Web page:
Watch What 8 Millennials Have To Say About Being Seen As “Lazy” And “Entitled” At Work

ILO logoEditor’s Note:With #FutureOfWork, the International Labour Organization India and Youth Ki Awaaz are coming together to explore the spectrum of issues that affect young people's careers and work lives. Join the conversation! 

India has over 600 million Millennials (those born after 1984), many of whom spend a sizeable chunk of their lives in workplaces. And they have their own set of demands for basic rights at work. To understand these, let us first look into some of the prevailing customs in Indian workplaces.

Indian workplaces continue to be defined by unequal opportunities and a lack of inclusivity.

For one, the gender wage gap continues to be high. A recent report found that men earn 67% more than women, and are more likely to rise to leadership and managerial roles.

Then there’s the problem of caste. Dalits and those belonging to lower caste backgrounds have little or no access to white collar jobs. Affirmative action policies are not in place when it comes to corporate jobs. Dalit women, for instance, have little presence in corporate offices. According to this 2010 study, only 10% of the Dalit women sampled had incomes over 9,000 per month.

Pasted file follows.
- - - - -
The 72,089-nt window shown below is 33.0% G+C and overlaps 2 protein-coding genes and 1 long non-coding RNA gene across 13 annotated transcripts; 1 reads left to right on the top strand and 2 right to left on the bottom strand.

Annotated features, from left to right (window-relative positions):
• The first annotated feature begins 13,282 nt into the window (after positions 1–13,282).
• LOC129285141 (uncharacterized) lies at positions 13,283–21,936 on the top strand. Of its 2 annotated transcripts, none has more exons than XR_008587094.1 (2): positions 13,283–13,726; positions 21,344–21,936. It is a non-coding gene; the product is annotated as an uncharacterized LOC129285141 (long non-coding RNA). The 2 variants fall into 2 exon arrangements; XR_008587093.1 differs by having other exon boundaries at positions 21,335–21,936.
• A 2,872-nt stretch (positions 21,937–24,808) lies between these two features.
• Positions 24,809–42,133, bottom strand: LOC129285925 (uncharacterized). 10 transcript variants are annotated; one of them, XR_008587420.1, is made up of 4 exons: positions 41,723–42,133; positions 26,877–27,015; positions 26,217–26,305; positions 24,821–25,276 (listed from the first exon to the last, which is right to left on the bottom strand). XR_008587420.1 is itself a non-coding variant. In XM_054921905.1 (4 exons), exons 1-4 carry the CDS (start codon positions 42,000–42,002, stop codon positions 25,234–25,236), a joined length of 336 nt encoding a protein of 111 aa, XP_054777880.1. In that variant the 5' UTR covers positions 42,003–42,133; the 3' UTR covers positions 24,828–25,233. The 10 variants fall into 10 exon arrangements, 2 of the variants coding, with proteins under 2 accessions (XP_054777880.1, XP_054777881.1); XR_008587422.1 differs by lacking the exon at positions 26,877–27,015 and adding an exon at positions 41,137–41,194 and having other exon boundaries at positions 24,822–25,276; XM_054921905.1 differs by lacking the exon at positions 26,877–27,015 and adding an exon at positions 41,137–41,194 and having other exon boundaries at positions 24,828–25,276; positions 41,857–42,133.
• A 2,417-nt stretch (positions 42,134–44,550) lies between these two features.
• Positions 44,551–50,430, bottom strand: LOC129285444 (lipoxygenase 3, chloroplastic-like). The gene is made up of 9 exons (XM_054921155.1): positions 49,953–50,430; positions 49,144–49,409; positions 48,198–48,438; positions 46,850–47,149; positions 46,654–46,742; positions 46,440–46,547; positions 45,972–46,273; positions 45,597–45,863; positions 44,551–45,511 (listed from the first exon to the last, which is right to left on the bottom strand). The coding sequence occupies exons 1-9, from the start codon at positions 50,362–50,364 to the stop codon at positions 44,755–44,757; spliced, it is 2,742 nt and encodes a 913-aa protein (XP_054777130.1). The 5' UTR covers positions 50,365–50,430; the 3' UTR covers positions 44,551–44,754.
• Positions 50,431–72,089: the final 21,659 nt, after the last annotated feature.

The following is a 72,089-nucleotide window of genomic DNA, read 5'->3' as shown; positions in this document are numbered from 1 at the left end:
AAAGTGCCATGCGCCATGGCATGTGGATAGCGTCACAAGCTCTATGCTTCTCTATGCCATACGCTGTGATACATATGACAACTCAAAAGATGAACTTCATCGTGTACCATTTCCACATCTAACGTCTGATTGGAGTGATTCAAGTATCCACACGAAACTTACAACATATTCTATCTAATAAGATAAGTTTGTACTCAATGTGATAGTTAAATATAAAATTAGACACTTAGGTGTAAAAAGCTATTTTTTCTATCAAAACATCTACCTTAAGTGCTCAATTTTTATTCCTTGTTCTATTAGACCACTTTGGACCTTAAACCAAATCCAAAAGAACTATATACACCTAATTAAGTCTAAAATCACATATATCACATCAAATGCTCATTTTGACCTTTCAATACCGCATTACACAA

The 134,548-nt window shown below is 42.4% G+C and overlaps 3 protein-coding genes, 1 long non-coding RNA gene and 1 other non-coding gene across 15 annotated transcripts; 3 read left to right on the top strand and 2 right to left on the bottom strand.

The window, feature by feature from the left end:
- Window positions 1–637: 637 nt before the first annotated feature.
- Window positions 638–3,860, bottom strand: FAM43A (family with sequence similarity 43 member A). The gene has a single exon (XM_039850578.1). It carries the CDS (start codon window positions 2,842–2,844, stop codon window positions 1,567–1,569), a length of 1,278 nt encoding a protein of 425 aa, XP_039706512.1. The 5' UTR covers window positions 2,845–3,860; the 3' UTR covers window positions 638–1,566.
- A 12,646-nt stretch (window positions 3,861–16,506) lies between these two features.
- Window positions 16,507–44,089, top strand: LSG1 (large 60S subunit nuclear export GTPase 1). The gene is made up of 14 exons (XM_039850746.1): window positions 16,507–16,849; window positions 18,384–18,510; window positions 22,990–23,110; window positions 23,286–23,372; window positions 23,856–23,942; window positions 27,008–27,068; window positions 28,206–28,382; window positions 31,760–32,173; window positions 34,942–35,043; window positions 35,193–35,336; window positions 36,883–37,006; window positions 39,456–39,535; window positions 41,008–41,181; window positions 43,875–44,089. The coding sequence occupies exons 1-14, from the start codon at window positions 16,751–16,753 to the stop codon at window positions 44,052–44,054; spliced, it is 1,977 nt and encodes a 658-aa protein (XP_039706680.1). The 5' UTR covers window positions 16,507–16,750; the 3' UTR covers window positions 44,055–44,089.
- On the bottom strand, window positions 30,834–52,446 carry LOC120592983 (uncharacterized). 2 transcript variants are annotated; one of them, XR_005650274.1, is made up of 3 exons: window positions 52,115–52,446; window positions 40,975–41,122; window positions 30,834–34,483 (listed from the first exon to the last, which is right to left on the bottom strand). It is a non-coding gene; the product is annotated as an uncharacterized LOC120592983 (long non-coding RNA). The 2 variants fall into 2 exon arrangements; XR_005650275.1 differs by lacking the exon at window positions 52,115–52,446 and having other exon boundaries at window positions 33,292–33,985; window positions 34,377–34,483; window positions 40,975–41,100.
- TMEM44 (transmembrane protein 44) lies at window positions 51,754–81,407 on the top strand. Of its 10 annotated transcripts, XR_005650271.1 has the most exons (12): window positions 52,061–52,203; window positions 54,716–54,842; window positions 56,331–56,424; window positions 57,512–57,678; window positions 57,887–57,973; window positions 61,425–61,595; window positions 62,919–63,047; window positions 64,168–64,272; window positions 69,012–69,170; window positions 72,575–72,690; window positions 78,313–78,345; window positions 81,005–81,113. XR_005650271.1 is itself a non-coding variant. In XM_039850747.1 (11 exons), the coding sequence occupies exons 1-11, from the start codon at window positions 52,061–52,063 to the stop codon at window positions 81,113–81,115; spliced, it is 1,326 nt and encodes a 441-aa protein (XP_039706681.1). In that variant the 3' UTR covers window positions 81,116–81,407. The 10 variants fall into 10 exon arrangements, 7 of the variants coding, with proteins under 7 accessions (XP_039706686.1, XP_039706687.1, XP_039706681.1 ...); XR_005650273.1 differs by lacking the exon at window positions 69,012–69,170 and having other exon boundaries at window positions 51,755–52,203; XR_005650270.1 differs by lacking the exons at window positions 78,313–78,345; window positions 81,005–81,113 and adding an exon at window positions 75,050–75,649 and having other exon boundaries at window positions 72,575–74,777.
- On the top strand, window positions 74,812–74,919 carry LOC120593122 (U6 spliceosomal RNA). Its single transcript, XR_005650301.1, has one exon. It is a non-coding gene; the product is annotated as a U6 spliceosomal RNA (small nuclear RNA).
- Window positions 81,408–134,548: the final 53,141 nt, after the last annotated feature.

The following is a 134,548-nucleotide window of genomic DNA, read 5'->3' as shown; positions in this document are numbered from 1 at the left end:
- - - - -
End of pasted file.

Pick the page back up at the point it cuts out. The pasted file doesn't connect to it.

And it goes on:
And this is not all. Sexual harassment continues to be a major issue in Indian workplaces. According to this survey, 38% of working women faced some form of sexual harassment or other. And another study reports that 70% of working women do not report instances of sexual harassment, for fear of losing their jobs!

Easily dismissed as ‘lazy’, ‘entitled’ or ‘difficult to manage’, the truth is, Millennials are more aware of the problems plaguing our society and they refuse to settle for inadequate policies, which come at their expense. But when wanting things like equal pay and a sexual harassment free workplace are supposed to make one ‘narcissistic’, then what indeed is the #FutureOfWork?